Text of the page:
AUTHORLiana Mehring Liana Mehring is a junior in the School of Foreign Service majoring in Culture and Politics and pursuing a certificate in African Studies. Originally from Greenwich, Connecticut a combination of will power and powers greater than herself brought...
March 16, 2012
The Junior Year Abroad Network (JYAN) connects Georgetown students studying abroad in a variety of cultures. Students share reflections on religion, culture, politics, and society in their host countries, commenting on topics ranging from religious freedom and interfaith dialogue to secularization, globalization, democracy, and economics.
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On Botho, a Binding Social Force Amongst the Batswana People
May 31, 2012 | 2 COMMENTS
As a visual introduction and explanation of this idea my friend sent me a picture. The image was of children sitting in a circle with their feet stretched out before them and touching in the center. The picture captures the essence of botho as a deep interconnectedness amongst all people. I asked my Batswana friends what botho means to them and they described it is a value promoting harmony and respect amongst people living together. The concept defies simple explanation but one friend distilled botho to “Having a deep sense of another person’s humanity. How to demonstrate being a human being to another human being.”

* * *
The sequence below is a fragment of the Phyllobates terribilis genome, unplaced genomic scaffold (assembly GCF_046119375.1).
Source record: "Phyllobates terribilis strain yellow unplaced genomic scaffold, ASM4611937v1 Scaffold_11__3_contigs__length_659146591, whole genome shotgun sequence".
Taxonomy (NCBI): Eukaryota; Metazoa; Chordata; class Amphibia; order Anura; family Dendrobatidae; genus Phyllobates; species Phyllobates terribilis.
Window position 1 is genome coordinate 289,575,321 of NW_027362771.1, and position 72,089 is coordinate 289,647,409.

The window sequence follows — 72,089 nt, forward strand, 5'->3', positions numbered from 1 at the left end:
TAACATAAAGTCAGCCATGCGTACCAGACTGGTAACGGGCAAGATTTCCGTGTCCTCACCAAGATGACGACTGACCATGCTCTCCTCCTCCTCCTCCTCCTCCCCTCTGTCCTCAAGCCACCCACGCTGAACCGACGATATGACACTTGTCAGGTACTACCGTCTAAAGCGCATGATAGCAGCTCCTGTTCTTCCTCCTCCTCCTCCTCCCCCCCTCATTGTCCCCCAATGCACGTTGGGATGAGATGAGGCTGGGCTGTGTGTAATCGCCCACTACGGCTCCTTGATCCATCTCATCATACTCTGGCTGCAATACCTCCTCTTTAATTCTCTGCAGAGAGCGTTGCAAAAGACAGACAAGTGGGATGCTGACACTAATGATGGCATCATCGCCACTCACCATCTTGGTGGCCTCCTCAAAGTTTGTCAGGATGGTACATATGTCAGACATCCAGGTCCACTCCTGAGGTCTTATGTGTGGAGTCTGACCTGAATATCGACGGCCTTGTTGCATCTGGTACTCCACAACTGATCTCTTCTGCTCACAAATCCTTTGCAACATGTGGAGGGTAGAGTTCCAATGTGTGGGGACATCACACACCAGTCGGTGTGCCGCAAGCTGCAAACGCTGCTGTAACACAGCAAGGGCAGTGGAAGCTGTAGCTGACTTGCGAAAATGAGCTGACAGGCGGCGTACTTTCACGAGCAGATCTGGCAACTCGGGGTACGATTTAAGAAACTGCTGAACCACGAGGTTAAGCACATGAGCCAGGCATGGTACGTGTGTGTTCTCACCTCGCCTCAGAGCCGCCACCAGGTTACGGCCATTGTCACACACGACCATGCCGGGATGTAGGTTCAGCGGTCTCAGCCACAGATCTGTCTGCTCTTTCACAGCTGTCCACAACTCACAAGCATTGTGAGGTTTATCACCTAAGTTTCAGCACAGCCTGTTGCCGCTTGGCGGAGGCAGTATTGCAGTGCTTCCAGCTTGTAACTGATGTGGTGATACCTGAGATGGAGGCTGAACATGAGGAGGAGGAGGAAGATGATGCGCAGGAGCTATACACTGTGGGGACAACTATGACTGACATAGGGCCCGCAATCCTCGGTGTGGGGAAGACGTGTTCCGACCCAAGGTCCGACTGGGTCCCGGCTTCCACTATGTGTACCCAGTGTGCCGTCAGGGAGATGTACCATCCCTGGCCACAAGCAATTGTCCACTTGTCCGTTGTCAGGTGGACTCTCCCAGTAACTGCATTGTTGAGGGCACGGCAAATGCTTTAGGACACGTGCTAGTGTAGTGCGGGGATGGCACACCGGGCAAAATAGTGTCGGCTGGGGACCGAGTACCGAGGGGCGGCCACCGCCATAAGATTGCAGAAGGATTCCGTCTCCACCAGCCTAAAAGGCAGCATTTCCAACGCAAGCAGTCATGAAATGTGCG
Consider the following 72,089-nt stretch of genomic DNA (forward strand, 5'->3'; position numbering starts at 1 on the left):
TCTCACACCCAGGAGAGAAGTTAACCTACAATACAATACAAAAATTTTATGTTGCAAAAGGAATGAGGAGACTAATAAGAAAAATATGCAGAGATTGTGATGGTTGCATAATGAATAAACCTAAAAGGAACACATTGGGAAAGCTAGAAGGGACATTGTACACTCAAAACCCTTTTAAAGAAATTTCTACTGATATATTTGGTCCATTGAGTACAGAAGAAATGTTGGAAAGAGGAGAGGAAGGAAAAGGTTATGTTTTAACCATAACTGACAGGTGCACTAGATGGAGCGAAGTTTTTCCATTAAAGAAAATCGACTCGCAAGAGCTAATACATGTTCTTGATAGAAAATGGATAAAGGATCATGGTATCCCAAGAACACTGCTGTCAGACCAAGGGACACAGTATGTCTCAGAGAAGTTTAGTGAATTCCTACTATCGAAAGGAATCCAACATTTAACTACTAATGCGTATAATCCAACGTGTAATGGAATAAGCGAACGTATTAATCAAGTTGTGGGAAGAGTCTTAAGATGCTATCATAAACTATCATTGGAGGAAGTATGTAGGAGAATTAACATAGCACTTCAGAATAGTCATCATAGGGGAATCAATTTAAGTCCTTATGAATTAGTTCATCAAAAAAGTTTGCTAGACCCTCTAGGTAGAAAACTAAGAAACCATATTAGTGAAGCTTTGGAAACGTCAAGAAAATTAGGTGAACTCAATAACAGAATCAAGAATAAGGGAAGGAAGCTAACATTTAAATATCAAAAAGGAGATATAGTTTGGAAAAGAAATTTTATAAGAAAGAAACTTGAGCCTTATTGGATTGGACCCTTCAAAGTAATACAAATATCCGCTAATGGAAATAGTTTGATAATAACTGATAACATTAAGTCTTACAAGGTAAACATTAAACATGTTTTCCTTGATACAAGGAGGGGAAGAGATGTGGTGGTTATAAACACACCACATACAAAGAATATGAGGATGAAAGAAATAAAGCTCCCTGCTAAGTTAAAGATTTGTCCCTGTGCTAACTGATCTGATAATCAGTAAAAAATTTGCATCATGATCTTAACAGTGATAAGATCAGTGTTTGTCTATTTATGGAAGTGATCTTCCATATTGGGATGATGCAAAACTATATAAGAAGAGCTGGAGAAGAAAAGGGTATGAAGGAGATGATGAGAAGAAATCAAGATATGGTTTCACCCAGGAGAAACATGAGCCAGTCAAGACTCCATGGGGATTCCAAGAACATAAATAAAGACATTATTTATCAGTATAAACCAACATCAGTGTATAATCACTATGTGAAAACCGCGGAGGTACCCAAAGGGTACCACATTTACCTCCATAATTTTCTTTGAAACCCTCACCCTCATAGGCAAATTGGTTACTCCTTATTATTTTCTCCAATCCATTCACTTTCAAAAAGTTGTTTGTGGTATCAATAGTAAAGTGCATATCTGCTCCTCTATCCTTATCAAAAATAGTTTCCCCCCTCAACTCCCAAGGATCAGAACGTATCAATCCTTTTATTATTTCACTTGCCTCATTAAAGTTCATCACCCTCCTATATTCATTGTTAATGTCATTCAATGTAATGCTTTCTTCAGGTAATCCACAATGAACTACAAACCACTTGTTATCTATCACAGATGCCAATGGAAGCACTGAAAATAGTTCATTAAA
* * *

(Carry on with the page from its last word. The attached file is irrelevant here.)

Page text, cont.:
As a rapidly modernizing country I am concerned about the increasing influence of Western values upon Botswana’s traditional value system and how botho is affected. Members of past and present generations voice a common concern that Botswana is currently experiencing the rise of individualism and the decline of botho. Ironically, globalization and the increased interconnectedness of the world appears to be undermining the interconnectedness of the Batswana people. Individualism is a western-export that challenges botho by replacing the “we” with the “I.” My friend explained to me that in the past botho required that you acknowledge the humanity within everyone and greet even strangers upon the street. A friend described the past as a world in which ‘there used to be no nobodies.’
Today however my friends describe a world in which people are more inwardly than outwardly focused as well as increasingly status-conscious and individualistic. Whereas before everyone was respected for their common humanity, today greater respect is accorded to one’s individual wealth and social standing. Circles of association are being drawn in and becoming more exclusive. For example, weddings and funerals that used to be completely open to the larger community are today increasingly private affairs. My friends explained how botho calls upon people to move towards one another and discourages them from drifting apart or being alone. As Botswana incorporates individualism into its social fabric however many worry that botho is weakening as a binding social force amongst the Batswana people.
In addition, botho today has become more of a civic or public virtue than a personally held and lived-by value. Increasingly, botho exerts less of an influence upon daily interactions and is invoked mainly in formal situations such as when working with strangers or professionals. In the past, botho demanded mutual respect shown to everyone regardless of who they were and the context of the interaction. This universal show of respect was expressed in both words and subtle mannerisms. For example, if sitting in a group one would never have their back turned to or be facing away from another member of the group.